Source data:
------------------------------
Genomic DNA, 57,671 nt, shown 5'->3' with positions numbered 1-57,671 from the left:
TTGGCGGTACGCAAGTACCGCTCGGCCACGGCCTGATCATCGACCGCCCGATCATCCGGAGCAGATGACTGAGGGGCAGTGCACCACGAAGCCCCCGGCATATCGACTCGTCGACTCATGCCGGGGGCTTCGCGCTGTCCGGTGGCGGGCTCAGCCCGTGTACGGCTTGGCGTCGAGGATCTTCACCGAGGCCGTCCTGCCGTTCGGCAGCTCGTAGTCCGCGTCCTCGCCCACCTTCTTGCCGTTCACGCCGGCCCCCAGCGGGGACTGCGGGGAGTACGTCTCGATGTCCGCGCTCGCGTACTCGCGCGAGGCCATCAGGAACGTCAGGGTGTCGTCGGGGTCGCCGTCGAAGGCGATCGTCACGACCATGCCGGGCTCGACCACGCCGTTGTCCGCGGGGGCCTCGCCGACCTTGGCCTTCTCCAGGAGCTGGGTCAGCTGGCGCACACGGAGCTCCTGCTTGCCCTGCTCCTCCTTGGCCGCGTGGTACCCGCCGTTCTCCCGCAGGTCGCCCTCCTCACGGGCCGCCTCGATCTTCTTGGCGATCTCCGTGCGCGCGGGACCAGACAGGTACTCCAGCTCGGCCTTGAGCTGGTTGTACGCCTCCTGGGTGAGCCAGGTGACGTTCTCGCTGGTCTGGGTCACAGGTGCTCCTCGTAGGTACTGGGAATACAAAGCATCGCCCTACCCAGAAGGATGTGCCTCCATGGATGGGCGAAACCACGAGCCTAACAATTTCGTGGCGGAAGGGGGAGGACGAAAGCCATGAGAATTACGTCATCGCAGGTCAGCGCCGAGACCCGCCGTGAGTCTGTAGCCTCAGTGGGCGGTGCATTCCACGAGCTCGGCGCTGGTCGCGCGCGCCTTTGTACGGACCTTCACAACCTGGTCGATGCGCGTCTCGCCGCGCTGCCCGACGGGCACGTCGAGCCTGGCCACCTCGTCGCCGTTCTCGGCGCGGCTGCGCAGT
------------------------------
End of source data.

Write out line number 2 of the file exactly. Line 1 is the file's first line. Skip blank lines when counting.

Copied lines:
TTGGCGGTACGCAAGTACCGCTCGGCCACGGCCTGATCATCGACCGCCCGATCATCCGGAGCAGATGACTGAGGGGCAGTGCACCACGAAGCCCCCGGCATATCGACTCGTCGACTCATGCCGGGGGCTTCGCGCTGTCCGGTGGCGGGCTCAGCCCGTGTACGGCTTGGCGTCGAGGATCTTCACCGAGGCCGTCCTGCCGTTCGGCAGCTCGTAGTCCGCGTCCTCGCCCACCTTCTTGCCGTTCACGCCGGCCCCCAGCGGGGACTGCGGGGAGTACGTCTCGATGTCCGCGCTCGCGTACTCGCGCGAGGCCATCAGGAACGTCAGGGTGTCGTCGGGGTCGCCGTCGAAGGCGATCGTCACGACCATGCCGGGCTCGACCACGCCGTTGTCCGCGGGGGCCTCGCCGACCTTGGCCTTCTCCAGGAGCTGGGTCAGCTGGCGCACACGGAGCTCCTGCTTGCCCTGCTCCTCCTTGGCCGCGTGGTACCCGCCGTTCTCCCGCAGGTCGCCCTCCTCACGGGCCGCCTCGATCTTCTTGGCGATCTCCGTGCGCGCGGGACCAGACAGGTACTCCAGCTCGGCCTTGAGCTGGTTGTACGCCTCCTGGGTGAGCCAGGTGACGTTCTCGCTGGTCTGGGTCACAGGTGCTCCTCGTAGGTACTGGGAATACAAAGCATCGCCCTACCCAGAAGGATGTGCCTCCATGGATGGGCGAAACCACGAGCCTAACAATTTCGTGGCGGAAGGGGGAGGACGAAAGCCATGAGAATTACGTCATCGCAGGTCAGCGCCGAGACCCGCCGTGAGTCTGTAGCCTCAGTGGGCGGTGCATTCCACGAGCTCGGCGCTGGTCGCGCGCGCCTTTGTACGGACCTTCACAACCTGGTCGATGCGCGTCTCGCCGCGCTGCCCGACGGGCACGTCGAGCCTGGCCACCTCGTCGCCGTTCTCGGCGCGGCTGCGCAGT